Realty Storm Batters D.C. Region While Easing in Some Parts of Nation
The real estate problems ravaging many U.S. banks for the past two years are venting their full fury on the District of Columbia while easing a bit in some other parts of the country, analysts said.
"The D.C. area is the worst. It is still plunging, as far as I can tell," said Felice Gelman, a banking analyst at Dillon, Read & Co. in New York.
"Washington is clearly the worst U.S. market," added Nancy Bush of Brown Brothers Harriman & Co. The deterioration is continuing at a time when bankers in other part of the nation are seeing signs of stabilization, she said.
One of the latest signs of trouble in the Washington area was C&S/Sovran Corp.'s announcement that its D.C. and Virginia banks had signed regulatory agreements with the Office of the Comptroller of the Currency - an enforcement action showing regulatory concern about the banks' credit quality and capital strength.
Regulators also are closely watching Baltimore-based MNC Financial Inc., another bank that is also active in Washington and its suburbs.
U.S. banks' problem real estate assets rose 12% in the first quarter, to $26.9 billion, after rising 81% in 1990. Problem assets are not expected to peak for several quarters, Oppenheimer & Co. analyst Cheryl Swaim wrote in a recent report.
While Washington is now feeling the storm's full fury, the problems have not yet ended in the Northeast and Florida, where real estate has been sharply devalued. Commercial real estate has weakened more than residential, in which there are some signs of recovery.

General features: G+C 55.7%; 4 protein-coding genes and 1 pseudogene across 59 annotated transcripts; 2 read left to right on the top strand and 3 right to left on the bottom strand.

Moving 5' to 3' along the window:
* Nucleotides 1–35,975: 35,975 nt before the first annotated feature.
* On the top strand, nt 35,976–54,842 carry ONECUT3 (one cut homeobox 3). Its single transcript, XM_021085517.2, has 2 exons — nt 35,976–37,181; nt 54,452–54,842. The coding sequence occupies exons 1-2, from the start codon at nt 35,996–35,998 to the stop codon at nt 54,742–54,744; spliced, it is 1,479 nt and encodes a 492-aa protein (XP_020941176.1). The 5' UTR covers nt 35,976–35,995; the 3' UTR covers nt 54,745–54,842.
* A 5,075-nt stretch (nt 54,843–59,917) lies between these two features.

"The Northeast is still looking like it is deteriorating, but the question is: At what rate?" said James McDermott, president of Keefe, Bruyette & Woods Inc., New York. "We anticipate plenty of commercial real estate problems in the Northeast in the foreseeable future, but not at the rate it has been at."
More pessimistically, Carole Berger of C.J. Lawrence, Morgan Grenfell Inc. said, "It looks like New York is going to get dramatically worse. Real estate developers tell me that rents continue to drop like a stone."
"New Jersey is improving somewhat, in both residential and commercial," said Ms. Gelman of Dillon Read. "The Midwest has some softness but less than elsewhere, and Texas is fine."
Ms. Gelman said Colorado is "starting to pick up," but she was less certain about California, which is viewed from the East as "terrible." She commented, "People in the West say Easterners are just jealous."
"California will continue to have more problems, but on a lower scale than New England," said Mr. McDermott of Keefe Bruyette.